Pratt's attorney, Stephen McCaughey, asked the judge for jail time and probation, saying the pre-sentencing investigation found him to be a low risk to re-offend. He said a prison sentence of five years to life will most likely equate to about six years for someone like Pratt.

McCaughey said Pratt has already been punished for his crimes, with a damaged reputation, loss of membership in his church and the requirement to be on the sex offender registry for life. He said Pratt also lost his job, and his wife will have to provide for the family's four children, including a 2-month-old baby.

"We would submit that an appropriate sentence in this case is to give him two years in the county jail, followed by a lengthy probation," he said.

Several of the teen's family members also addressed the court, asking the judge not to just send Pratt to jail. They asked her to send a message to the victim and to society that such actions are not acceptable and will be punished. They said many have blamed the teen for what happened, and she has received messages on her Facebook account calling her crude names and a "Jezebel."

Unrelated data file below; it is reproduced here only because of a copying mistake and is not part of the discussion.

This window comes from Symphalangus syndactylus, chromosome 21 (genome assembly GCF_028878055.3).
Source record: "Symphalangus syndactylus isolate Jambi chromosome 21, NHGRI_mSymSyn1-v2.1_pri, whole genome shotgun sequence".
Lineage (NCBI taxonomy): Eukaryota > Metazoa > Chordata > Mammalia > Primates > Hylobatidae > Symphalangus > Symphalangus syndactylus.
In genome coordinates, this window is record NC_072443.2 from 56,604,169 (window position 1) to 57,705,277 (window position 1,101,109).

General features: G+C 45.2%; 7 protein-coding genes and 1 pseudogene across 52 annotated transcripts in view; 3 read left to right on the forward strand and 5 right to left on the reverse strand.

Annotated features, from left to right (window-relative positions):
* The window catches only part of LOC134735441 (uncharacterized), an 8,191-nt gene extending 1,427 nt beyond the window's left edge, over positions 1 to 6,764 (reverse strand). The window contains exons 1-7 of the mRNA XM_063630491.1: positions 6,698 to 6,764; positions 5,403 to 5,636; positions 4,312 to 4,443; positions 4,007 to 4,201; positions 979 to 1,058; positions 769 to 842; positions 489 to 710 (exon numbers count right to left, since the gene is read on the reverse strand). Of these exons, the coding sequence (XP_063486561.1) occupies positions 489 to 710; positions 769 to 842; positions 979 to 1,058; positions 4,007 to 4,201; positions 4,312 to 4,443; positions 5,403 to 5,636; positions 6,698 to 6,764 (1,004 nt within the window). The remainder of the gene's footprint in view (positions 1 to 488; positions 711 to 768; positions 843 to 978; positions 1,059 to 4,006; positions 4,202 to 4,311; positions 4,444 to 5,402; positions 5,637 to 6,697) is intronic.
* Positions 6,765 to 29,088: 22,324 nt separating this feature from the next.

During the nearly three-hour sentencing hearing, the teen's parents and aunts detailed how the troubled and confused teen sought counseling from Pratt, a well-liked seminary principal. They said they saw positive changes in their daughter, and she seemed happy again when she began seeing Pratt in early 2009. The girl's mother read aloud an e-mail she sent to Pratt in March 2009, thanking him for working with their daughter. She called him an answer to their prayers, and thanked him for the hours he spent with the girl, even on weekends, sending her text messages to make sure she was on the "straight and narrow."

"You have truly saved her life," the woman wrote in the e-mail.

However, the woman said she soon became concerned with how close her daughter was to Pratt. She asked Pratt to remember the events that occurred when he took the girl to an abandoned house in the neighborhood and an abandoned mine in Eureka.

"Can you even begin to imagine that happening to your very own daughter, Michael Pratt?" she asked.

Despite warnings from the girl's family for Pratt to never speak with their daughter again, the relationship continued, until the family went to Pratt's boss, and police were notified.

The teen's father said the relationship was not a one-time mistake, but 21 separate incidents. He said though his daughter knew what was going on was wrong, she said Pratt made her believe it was right.

Though people in the community have blamed his daughter and scorned her, the man said, many have also supported her. He said she has worked hard to be the victor, not the victim.

"We are extremely proud of her," he said.

Outside of court, the man said he feels justice was served with the prison sentence. However, he said it was also a difficult day.

"Today is a tragic day," he said. "It's a tragic day for everybody."